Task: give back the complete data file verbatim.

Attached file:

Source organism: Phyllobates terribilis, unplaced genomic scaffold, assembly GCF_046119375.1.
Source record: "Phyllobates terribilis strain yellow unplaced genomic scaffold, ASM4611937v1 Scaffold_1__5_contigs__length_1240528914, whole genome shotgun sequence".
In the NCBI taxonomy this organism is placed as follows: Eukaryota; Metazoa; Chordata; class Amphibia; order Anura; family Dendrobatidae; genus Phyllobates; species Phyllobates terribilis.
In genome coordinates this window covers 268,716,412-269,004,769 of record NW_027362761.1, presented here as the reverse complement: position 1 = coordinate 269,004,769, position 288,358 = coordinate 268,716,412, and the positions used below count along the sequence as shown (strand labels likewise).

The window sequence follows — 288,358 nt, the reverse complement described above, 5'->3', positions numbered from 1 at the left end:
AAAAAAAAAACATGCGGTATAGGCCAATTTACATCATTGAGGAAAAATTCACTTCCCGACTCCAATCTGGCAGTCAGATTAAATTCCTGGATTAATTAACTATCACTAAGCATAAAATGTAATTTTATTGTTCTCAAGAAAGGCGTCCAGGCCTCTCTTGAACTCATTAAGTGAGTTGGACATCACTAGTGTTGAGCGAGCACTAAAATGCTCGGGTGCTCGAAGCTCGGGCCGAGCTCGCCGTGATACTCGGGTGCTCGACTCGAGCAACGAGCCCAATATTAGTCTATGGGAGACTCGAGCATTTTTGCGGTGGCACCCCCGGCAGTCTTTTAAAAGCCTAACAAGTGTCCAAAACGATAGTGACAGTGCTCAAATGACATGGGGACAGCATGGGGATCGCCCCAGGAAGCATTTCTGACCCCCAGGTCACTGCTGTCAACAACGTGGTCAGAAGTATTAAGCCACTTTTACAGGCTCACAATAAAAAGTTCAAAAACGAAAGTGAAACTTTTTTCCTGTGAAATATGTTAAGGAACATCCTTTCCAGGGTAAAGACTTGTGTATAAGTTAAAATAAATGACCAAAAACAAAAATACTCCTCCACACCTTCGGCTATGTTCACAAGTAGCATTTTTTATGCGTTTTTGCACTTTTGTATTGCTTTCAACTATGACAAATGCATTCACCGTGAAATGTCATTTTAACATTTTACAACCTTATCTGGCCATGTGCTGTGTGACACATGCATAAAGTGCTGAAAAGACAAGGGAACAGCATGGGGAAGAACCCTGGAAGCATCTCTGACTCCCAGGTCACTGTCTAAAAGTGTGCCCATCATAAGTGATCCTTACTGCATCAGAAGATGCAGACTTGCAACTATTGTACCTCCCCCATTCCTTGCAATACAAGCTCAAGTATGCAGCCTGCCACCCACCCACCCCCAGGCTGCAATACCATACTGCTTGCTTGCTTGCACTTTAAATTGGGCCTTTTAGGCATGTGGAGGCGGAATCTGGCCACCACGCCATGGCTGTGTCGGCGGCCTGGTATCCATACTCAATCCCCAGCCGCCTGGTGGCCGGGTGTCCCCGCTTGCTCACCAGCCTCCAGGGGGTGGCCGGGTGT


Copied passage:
Source organism: Phyllobates terribilis, unplaced genomic scaffold, assembly GCF_046119375.1.
Source record: "Phyllobates terribilis strain yellow unplaced genomic scaffold, ASM4611937v1 Scaffold_1__5_contigs__length_1240528914, whole genome shotgun sequence".
In the NCBI taxonomy this organism is placed as follows: Eukaryota; Metazoa; Chordata; class Amphibia; order Anura; family Dendrobatidae; genus Phyllobates; species Phyllobates terribilis.
In genome coordinates this window covers 268,716,412-269,004,769 of record NW_027362761.1, presented here as the reverse complement: position 1 = coordinate 269,004,769, position 288,358 = coordinate 268,716,412, and the positions used below count along the sequence as shown (strand labels likewise).

The window sequence follows — 288,358 nt, the reverse complement described above, 5'->3', positions numbered from 1 at the left end:
AAAAAAAAAACATGCGGTATAGGCCAATTTACATCATTGAGGAAAAATTCACTTCCCGACTCCAATCTGGCAGTCAGATTAAATTCCTGGATTAATTAACTATCACTAAGCATAAAATGTAATTTTATTGTTCTCAAGAAAGGCGTCCAGGCCTCTCTTGAACTCATTAAGTGAGTTGGACATCACTAGTGTTGAGCGAGCACTAAAATGCTCGGGTGCTCGAAGCTCGGGCCGAGCTCGCCGTGATACTCGGGTGCTCGACTCGAGCAACGAGCCCAATATTAGTCTATGGGAGACTCGAGCATTTTTGCGGTGGCACCCCCGGCAGTCTTTTAAAAGCCTAACAAGTGTCCAAAACGATAGTGACAGTGCTCAAATGACATGGGGACAGCATGGGGATCGCCCCAGGAAGCATTTCTGACCCCCAGGTCACTGCTGTCAACAACGTGGTCAGAAGTATTAAGCCACTTTTACAGGCTCACAATAAAAAGTTCAAAAACGAAAGTGAAACTTTTTTCCTGTGAAATATGTTAAGGAACATCCTTTCCAGGGTAAAGACTTGTGTATAAGTTAAAATAAATGACCAAAAACAAAAATACTCCTCCACACCTTCGGCTATGTTCACAAGTAGCATTTTTTATGCGTTTTTGCACTTTTGTATTGCTTTCAACTATGACAAATGCATTCACCGTGAAATGTCATTTTAACATTTTACAACCTTATCTGGCCATGTGCTGTGTGACACATGCATAAAGTGCTGAAAAGACAAGGGAACAGCATGGGGAAGAACCCTGGAAGCATCTCTGACTCCCAGGTCACTGTCTAAAAGTGTGCCCATCATAAGTGATCCTTACTGCATCAGAAGATGCAGACTTGCAACTATTGTACCTCCCCCATTCCTTGCAATACAAGCTCAAGTATGCAGCCTGCCACCCACCCACCCCCAGGCTGCAATACCATACTGCTTGCTTGCTTGCACTTTAAATTGGGCCTTTTAGGCATGTGGAGGCGGAATCTGGCCACCACGCCATGGCTGTGTCGGCGGCCTGGTATCCATACTCAATCCCCAGCCGCCTGGTGGCCGGGTGTCCCCGCTTGCTCACCAGCCTCCAGGGGGTGGCCGGGTGT